category: Musings, Sermon Starter

What Will the Neighbors Think?

By Rachael Keefe

I grew up in a household where the unspoken motto was, “What will the neighbors think?” As a child, I found this rather confusing. The neighbors on one side had eleven kids; I don’t think they thought of us much at all. The neighbors on the other side were close …

What Will the Neighbors Think?

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I grew up in a household where the unspoken motto was, “What will the neighbors think?” As a child, I found this rather confusing. The neighbors on one side had eleven kids; I don’t think they thought of us much at all. The neighbors on the other side were close enough that we joked about building a tunnel between our homes. The people across the street were older and kept to themselves. Really, what neighbors were going to care if my clothes matched or my hair wasn’t brushed, or I didn’t look perfect?

My mother had her own set of rules and lived by them religiously, even when they didn’t make much sense. One of those was that People of Color were not acceptable company with very few exceptions. From an early age, I knew she was wrong but I was powerless to do anything about it. Even in more recent years, I would remain silent whenever she went off on a racist rant or I would just point out that her beloved Tiger Woods is a Person of Color. I kept my increasing discomfort to myself.

Until I could not. I recognized racism early enough. However, it took me a long time to recognize my own privilege and the ways in which I benefited from racist systems. I grew up without much money, in a single parent home, with a whole lot of dysfunction. Later, I derailed my career for a decade by coming out as bisexual. I didn’t feel very privileged at all. However, the more I thought about it, the more I realized that privilege and economics are not necessarily linked. Doors open for me that will not open easily for People of Color. I have more education than most people and that is a mark of privilege. I now earn a fair wage and that is a mark of privilege. The anxiety I have when a police officer pulls me over has nothing to do with fear for my safety and this is a mark of privilege. There’s more but I will trust that you get the idea.

martin-luther-king-25271This week in the US we remember Martin Luther King, Jr. and his dream of creating a Beloved Community. I’ve been reading quite a bit about the early Civil Rights Movement and how similar things are today. Quite frankly, I don’t like what I’m reading at all. The way so many people denounce Black Lives Matter for the tactics they use in seeking justice angers me. Folks ought to read MLK’s “Letter from a Birmingham Jail” and hear how they sound like those who justified the systems of racism in days gone by.

I read the words of I Corinthians and wonder how it is that we fail to see the gifts of all people and the one Spirit who gives them. I read the words of Isaiah and wonder how anyone can think that we are God’s Delight when we dismiss anyone different from us. I read the words in John’s Gospel and I long for the sweet wine of God’s transforming presence. Mostly, I find myself asking how long it will be before we dismantle the oppressive systems that keep racism alive and well in this country. How long will it be before the people of God become truly free and leave behind being Desolate and Forsaken?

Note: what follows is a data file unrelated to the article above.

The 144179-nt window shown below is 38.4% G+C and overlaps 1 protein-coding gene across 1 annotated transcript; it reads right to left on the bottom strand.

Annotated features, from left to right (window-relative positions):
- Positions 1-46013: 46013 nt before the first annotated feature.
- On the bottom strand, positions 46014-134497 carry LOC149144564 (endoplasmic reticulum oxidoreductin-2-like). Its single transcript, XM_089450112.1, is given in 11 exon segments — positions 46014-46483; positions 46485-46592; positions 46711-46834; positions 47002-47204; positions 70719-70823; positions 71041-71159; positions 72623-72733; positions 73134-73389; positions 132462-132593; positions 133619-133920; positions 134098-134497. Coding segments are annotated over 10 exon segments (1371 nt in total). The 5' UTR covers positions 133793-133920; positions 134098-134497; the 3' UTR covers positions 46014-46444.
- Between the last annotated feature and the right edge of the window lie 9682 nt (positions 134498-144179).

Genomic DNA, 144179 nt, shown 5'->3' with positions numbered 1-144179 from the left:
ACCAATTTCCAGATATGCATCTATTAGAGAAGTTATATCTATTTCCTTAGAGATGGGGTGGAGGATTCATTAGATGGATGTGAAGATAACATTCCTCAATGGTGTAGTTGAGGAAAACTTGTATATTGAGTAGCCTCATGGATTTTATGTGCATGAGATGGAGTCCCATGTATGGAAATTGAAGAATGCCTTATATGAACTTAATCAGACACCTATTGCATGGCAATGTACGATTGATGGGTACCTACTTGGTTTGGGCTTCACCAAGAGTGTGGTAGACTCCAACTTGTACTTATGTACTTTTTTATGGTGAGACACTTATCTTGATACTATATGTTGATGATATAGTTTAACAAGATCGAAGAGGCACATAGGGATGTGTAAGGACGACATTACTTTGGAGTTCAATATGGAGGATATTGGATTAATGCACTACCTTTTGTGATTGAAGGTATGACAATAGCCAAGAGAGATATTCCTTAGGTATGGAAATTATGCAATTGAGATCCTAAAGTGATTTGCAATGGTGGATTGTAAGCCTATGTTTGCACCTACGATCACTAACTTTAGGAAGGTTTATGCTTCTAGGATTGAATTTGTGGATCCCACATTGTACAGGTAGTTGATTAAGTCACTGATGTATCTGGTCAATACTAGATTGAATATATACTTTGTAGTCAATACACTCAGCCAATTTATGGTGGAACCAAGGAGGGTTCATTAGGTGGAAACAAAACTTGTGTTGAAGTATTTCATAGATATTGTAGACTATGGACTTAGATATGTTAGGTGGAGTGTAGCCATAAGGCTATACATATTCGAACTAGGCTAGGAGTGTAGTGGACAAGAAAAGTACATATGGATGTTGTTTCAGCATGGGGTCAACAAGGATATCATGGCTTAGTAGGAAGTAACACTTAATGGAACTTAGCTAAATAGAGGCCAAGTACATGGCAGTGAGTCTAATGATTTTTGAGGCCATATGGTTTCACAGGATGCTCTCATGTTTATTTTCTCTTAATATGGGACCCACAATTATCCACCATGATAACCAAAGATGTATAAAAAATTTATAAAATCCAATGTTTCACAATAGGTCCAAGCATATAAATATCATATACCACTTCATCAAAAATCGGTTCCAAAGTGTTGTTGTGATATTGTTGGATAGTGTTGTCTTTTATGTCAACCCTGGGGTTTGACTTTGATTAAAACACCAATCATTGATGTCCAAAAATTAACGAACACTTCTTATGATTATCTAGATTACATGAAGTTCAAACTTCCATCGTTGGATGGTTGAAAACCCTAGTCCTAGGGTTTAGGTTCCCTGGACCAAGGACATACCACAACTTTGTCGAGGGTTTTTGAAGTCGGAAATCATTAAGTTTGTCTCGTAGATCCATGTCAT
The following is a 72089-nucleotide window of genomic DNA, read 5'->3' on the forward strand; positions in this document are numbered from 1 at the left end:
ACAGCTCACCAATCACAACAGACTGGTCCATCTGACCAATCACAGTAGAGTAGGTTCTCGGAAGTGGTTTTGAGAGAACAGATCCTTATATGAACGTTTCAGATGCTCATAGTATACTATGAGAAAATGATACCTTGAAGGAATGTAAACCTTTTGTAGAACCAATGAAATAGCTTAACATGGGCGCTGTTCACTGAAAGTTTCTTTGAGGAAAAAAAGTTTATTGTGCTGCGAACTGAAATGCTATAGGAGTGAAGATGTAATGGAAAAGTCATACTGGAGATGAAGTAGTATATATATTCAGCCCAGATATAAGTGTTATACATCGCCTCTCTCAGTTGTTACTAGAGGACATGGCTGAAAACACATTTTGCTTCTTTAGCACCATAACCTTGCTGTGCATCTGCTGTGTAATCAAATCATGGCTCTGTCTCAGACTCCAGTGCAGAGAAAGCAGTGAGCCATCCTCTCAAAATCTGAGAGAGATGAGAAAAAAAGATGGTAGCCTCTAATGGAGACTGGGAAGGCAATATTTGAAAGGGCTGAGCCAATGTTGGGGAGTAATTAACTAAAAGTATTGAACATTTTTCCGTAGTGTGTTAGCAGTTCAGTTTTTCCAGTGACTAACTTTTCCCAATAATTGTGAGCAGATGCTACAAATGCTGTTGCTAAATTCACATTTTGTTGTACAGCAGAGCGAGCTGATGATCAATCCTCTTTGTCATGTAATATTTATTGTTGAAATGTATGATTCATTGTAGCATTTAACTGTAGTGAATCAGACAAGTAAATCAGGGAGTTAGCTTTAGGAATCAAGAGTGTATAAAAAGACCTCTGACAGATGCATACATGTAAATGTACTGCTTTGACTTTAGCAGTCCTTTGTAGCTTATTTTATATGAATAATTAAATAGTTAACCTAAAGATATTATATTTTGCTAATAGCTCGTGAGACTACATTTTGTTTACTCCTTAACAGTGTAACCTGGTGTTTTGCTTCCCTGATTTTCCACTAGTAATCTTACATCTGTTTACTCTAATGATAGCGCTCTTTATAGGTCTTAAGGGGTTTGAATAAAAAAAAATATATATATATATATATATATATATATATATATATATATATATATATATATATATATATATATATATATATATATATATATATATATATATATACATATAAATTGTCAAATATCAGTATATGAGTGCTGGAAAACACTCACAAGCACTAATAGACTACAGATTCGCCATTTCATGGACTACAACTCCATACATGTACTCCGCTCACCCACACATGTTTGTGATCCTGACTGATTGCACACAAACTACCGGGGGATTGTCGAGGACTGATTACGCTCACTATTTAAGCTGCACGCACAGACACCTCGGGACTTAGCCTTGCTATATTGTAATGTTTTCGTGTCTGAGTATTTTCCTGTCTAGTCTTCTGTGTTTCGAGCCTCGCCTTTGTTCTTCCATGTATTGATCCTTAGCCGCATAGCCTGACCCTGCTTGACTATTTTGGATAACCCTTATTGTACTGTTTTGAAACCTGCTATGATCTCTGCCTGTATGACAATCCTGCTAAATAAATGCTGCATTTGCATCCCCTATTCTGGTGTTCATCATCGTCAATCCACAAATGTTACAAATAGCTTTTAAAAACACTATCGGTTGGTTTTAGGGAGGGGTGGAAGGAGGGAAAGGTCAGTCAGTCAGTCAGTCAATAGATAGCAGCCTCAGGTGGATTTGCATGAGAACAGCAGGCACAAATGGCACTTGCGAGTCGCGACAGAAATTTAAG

As long as any people are marginalized and dismissed, we cannot truly be God’s Delight. It is time to put an end to racial divisions in this country. The fear and ignorance that creates distance between neighbors and blames individuals and peoples for their circumstances has no place in the body of Christ. The Body of Christ is racist and it breaks my heart.

I’ve long since stopped worrying about “what the neighbors will think” and have endeavored to follow where God calls. I’ve lent my voice to those unable to speak for themselves for decades. Now I offer to hold open the doors I can walk through for those who are demanding justice. Simply adding my cries to those already rising is not enough. It is my responsibility to make sure the doors stay open so that their voices may be heard by those with the power to make changes. And, by the way, all of us have the power it takes to make systemic change if we choose to use it together.

I pray that we can stop being afraid and start being Church.

How precious is your steadfast love,hands-63743
   O God!
All people may take refuge
   in the shadow of your wings.

They feast on the abundance
   of your house,
and you give them drink
   from the river of your delights.

RCL – Year C – Second Sunday after Epiphany
Isaiah 62:1-5
Psalm 36:5-10
1 Corinthians 12:1-11
John 2:1-11

Top photo by Rachael Keefe. Other photos from Pixabay. Used with permission.

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About Rachael Keefe

Rachael is an author, a pastor, a teacher, and a poet. Her latest book (The Lifesaving Church - Chalice Press) is on faith and suicide prevention. She is currently the pastor of Living Table UCC in Minneapolis, and has launched a spiritual direction practice.

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